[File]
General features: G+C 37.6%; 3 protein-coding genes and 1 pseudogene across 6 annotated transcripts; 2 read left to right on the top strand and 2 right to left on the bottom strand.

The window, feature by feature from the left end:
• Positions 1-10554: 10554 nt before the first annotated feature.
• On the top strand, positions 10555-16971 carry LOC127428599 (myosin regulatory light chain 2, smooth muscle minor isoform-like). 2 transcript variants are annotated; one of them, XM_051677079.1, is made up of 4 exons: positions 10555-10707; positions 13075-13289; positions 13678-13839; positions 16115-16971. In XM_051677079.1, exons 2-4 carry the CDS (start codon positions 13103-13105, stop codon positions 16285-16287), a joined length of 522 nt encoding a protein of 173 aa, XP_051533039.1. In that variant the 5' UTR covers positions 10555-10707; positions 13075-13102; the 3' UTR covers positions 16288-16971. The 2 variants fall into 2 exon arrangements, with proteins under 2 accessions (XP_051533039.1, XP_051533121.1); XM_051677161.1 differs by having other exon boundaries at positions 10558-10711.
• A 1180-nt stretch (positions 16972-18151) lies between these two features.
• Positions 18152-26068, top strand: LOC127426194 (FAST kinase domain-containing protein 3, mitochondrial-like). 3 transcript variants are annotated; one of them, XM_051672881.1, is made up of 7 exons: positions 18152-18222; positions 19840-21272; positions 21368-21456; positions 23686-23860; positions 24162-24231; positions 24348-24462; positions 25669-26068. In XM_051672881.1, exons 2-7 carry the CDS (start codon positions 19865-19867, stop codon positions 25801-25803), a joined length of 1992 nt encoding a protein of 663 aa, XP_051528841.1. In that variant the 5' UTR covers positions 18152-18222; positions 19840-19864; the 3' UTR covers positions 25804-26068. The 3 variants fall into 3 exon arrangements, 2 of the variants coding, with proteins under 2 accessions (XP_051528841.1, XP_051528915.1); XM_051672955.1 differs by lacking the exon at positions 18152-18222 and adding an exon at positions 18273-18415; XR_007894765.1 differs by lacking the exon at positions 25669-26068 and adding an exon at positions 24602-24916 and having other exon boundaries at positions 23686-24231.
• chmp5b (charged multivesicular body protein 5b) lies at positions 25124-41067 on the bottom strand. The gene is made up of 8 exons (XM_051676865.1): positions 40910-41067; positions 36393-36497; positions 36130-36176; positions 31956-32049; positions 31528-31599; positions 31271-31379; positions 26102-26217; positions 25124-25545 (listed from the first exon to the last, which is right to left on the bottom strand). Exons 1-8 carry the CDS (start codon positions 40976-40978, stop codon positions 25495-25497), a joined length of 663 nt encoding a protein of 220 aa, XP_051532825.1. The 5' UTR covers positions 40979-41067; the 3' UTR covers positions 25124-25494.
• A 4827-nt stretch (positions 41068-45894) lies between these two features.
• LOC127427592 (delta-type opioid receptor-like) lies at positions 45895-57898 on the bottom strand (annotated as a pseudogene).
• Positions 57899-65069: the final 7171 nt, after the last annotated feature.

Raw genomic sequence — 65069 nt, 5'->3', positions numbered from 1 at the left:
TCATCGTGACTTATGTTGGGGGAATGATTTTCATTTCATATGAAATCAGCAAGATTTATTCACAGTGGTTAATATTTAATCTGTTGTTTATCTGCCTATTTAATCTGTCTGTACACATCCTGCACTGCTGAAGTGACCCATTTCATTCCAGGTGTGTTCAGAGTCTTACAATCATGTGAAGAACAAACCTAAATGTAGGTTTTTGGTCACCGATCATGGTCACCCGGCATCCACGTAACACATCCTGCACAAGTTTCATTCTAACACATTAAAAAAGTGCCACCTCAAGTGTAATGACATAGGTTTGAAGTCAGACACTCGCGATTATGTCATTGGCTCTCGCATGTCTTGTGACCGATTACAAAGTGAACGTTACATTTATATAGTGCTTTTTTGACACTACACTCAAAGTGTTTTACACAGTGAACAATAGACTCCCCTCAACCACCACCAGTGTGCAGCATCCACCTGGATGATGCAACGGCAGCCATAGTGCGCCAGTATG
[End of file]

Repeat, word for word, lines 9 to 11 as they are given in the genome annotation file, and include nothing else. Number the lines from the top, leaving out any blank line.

• LOC127427592 (delta-type opioid receptor-like) lies at positions 45895-57898 on the bottom strand (annotated as a pseudogene).
• Positions 57899-65069: the final 7171 nt, after the last annotated feature.

Raw genomic sequence — 65069 nt, 5'->3', positions numbered from 1 at the left: